We focused on listening to what the community needs and wants and then trying to deliver on that. King [Ave. Adams. But the whole time looking for and seeking out a restaurant operator that was willing to go in there and have a sit down, wait staff and bar restaurant. And finally Uniontown was able to come about. That was completely in response to what we heard in community meetings. The Hive, the Anacostia Playhouse all of those are coming out of community input, rather than me as a developer coming in.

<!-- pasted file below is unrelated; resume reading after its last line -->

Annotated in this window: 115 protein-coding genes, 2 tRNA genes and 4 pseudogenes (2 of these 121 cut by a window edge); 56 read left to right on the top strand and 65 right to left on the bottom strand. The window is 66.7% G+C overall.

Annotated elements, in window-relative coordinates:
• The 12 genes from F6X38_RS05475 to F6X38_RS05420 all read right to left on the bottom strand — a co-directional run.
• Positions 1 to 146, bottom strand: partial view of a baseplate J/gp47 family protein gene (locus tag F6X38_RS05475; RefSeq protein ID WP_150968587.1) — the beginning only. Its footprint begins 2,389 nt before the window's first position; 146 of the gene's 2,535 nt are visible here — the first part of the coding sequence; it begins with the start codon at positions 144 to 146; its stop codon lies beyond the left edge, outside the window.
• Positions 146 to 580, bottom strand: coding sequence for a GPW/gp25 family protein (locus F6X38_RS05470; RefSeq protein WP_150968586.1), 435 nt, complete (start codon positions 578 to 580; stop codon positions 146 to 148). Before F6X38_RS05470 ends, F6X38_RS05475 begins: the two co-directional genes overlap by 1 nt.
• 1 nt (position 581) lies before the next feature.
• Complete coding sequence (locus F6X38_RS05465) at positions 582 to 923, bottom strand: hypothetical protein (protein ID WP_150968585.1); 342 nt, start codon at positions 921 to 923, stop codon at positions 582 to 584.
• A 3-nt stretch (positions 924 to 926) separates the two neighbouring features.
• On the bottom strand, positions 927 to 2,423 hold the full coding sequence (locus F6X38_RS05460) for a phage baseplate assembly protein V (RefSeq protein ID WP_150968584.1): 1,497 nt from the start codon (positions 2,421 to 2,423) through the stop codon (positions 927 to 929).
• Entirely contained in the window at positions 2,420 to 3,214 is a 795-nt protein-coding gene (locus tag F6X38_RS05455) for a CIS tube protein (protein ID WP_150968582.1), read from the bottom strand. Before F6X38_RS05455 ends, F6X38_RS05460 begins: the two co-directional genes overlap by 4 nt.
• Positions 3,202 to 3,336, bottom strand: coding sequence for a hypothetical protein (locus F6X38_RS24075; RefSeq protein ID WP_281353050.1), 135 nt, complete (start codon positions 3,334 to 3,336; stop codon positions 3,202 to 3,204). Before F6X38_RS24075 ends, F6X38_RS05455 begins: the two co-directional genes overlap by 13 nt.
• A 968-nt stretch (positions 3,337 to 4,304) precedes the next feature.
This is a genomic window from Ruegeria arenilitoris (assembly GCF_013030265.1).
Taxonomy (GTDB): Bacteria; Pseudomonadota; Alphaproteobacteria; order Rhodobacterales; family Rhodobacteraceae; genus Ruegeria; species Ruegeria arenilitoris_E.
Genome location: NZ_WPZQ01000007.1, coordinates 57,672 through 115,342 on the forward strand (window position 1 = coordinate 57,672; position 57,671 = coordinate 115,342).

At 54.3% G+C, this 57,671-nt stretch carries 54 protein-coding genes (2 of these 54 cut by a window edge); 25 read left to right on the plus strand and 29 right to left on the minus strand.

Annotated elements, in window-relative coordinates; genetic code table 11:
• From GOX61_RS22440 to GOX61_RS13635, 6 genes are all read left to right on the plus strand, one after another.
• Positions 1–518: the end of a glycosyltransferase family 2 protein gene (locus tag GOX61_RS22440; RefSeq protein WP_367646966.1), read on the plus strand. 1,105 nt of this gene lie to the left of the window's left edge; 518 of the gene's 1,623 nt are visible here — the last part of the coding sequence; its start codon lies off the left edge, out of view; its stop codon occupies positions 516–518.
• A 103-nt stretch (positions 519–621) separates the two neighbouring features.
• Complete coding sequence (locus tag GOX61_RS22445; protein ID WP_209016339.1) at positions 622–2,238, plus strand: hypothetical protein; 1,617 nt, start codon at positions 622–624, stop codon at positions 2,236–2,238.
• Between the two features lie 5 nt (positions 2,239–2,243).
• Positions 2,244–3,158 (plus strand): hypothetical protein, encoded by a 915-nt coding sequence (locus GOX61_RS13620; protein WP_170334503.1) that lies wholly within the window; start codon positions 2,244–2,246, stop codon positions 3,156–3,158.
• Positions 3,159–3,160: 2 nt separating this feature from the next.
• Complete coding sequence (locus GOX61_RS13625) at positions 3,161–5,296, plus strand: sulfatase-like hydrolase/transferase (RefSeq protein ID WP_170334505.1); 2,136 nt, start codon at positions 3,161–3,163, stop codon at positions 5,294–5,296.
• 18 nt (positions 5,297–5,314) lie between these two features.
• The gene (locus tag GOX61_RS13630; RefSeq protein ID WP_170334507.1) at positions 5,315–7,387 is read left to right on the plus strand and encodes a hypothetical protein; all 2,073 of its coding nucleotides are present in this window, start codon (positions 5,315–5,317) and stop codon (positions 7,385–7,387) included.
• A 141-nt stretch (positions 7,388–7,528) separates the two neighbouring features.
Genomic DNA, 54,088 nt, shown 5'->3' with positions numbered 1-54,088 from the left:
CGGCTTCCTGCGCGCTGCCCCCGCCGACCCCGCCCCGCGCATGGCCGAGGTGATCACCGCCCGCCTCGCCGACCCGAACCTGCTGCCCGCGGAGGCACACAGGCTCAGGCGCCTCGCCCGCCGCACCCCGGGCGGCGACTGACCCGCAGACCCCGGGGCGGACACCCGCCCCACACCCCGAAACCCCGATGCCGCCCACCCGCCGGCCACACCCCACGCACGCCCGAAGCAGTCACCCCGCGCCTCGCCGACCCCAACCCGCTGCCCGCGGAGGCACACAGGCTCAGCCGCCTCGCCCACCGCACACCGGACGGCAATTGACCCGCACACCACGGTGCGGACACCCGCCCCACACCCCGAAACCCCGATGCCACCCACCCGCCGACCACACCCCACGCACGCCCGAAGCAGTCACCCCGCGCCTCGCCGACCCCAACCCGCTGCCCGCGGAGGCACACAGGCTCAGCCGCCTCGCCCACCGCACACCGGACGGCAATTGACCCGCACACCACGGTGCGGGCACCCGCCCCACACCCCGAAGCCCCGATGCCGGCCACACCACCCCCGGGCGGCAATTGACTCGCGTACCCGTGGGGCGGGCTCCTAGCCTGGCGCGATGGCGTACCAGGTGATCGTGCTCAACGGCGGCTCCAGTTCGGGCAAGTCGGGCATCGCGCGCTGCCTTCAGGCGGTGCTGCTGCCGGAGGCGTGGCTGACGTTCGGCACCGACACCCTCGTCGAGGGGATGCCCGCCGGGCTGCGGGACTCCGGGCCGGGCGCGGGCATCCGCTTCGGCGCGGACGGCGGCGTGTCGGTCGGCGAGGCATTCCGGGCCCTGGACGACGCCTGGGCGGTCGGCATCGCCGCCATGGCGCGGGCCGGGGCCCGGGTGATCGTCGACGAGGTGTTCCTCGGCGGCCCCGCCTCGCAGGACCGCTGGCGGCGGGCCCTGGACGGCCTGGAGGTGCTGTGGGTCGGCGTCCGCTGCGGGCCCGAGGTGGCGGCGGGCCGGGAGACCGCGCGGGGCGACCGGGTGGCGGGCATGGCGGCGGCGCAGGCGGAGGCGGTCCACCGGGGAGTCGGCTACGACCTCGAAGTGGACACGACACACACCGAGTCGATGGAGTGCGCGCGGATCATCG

Yeah, but we did land use meetings in McLean also, and in McLean or Shaw or Lamond Riggs or Anacostia, it's all the same at the end of the day. People live there. You don't. People want to be respected, they want to know that their opinions have been heard. You can't always do everything that people want you to do, but it is not my neighborhood. It's their neighborhood. And I hope that people appreciate that there's a sincere effort to make a better neighborhood and not just a profit. But we do still have to make a profit I've gotta pay the bills. area may have more than 70 theater companies, but they often leave little space for artists searching for new ways of creating work. Efforts like the Capital Fringe Festival, local playwright initiatives, and companies creating "devised" theater have helped disrupt the old methods of making theater, at least for disruptive types. What makes 32 year old dramaturg and "creative trainer" Hannah Hessel Ratner's Project Gym different is its focus not just on the development of theater but also the development of theater artists. During its sessions on Sundays and Tuesdays, it's a place for creating and refining plays, sure, but it's also a place where artists can figure out what a play, or acting, or theater, means to them. Oh, and sometimes there are puppets. Jonathan L. Fischer